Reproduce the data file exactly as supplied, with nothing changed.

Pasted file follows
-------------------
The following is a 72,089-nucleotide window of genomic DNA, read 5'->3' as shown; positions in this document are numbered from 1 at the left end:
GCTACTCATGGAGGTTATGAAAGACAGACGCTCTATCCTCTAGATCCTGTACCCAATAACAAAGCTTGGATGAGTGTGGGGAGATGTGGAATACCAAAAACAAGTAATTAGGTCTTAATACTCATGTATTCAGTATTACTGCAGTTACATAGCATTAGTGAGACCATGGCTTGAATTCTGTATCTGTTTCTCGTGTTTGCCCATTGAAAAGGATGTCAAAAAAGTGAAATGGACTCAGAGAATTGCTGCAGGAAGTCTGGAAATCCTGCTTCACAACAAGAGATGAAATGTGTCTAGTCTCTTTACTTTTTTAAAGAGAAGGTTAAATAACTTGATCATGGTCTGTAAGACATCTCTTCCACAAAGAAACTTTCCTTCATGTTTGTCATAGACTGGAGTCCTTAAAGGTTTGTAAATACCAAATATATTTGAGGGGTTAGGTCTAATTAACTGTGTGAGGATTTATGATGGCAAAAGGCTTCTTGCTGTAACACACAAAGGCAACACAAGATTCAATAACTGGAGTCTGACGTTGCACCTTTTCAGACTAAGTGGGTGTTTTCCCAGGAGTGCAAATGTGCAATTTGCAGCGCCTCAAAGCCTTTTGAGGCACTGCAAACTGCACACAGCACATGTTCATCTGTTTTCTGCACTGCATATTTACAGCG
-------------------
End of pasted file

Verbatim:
The following is a 72,089-nucleotide window of genomic DNA, read 5'->3' as shown; positions in this document are numbered from 1 at the left end:
GCTACTCATGGAGGTTATGAAAGACAGACGCTCTATCCTCTAGATCCTGTACCCAATAACAAAGCTTGGATGAGTGTGGGGAGATGTGGAATACCAAAAACAAGTAATTAGGTCTTAATACTCATGTATTCAGTATTACTGCAGTTACATAGCATTAGTGAGACCATGGCTTGAATTCTGTATCTGTTTCTCGTGTTTGCCCATTGAAAAGGATGTCAAAAAAGTGAAATGGACTCAGAGAATTGCTGCAGGAAGTCTGGAAATCCTGCTTCACAACAAGAGATGAAATGTGTCTAGTCTCTTTACTTTTTTAAAGAGAAGGTTAAATAACTTGATCATGGTCTGTAAGACATCTCTTCCACAAAGAAACTTTCCTTCATGTTTGTCATAGACTGGAGTCCTTAAAGGTTTGTAAATACCAAATATATTTGAGGGGTTAGGTCTAATTAACTGTGTGAGGATTTATGATGGCAAAAGGCTTCTTGCTGTAACACACAAAGGCAACACAAGATTCAATAACTGGAGTCTGACGTTGCACCTTTTCAGACTAAGTGGGTGTTTTCCCAGGAGTGCAAATGTGCAATTTGCAGCGCCTCAAAGCCTTTTGAGGCACTGCAAACTGCACACAGCACATGTTCATCTGTTTTCTGCACTGCATATTTACAGCG